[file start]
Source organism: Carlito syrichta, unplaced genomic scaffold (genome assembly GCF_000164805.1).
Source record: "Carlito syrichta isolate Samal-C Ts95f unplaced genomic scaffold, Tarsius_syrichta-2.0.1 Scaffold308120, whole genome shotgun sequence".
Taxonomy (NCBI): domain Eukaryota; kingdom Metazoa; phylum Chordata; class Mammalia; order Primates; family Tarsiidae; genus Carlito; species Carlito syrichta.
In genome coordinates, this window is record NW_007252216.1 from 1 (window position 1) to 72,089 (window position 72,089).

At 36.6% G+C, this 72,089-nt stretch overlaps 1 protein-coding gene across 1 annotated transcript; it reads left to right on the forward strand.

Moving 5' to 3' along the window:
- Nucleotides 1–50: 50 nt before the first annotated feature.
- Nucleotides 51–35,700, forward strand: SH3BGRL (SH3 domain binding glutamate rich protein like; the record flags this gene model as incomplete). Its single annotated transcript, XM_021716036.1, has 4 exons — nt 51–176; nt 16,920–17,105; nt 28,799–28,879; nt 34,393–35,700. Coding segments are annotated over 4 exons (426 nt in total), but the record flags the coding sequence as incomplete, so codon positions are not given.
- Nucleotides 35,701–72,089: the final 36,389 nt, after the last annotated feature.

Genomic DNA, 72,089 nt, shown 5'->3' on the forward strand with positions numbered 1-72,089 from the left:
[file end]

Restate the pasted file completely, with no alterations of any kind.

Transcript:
Source organism: Carlito syrichta, unplaced genomic scaffold (genome assembly GCF_000164805.1).
Source record: "Carlito syrichta isolate Samal-C Ts95f unplaced genomic scaffold, Tarsius_syrichta-2.0.1 Scaffold308120, whole genome shotgun sequence".
Taxonomy (NCBI): domain Eukaryota; kingdom Metazoa; phylum Chordata; class Mammalia; order Primates; family Tarsiidae; genus Carlito; species Carlito syrichta.
In genome coordinates, this window is record NW_007252216.1 from 1 (window position 1) to 72,089 (window position 72,089).

At 36.6% G+C, this 72,089-nt stretch overlaps 1 protein-coding gene across 1 annotated transcript; it reads left to right on the forward strand.

Moving 5' to 3' along the window:
- Nucleotides 1–50: 50 nt before the first annotated feature.
- Nucleotides 51–35,700, forward strand: SH3BGRL (SH3 domain binding glutamate rich protein like; the record flags this gene model as incomplete). Its single annotated transcript, XM_021716036.1, has 4 exons — nt 51–176; nt 16,920–17,105; nt 28,799–28,879; nt 34,393–35,700. Coding segments are annotated over 4 exons (426 nt in total), but the record flags the coding sequence as incomplete, so codon positions are not given.
- Nucleotides 35,701–72,089: the final 36,389 nt, after the last annotated feature.

Genomic DNA, 72,089 nt, shown 5'->3' on the forward strand with positions numbered 1-72,089 from the left: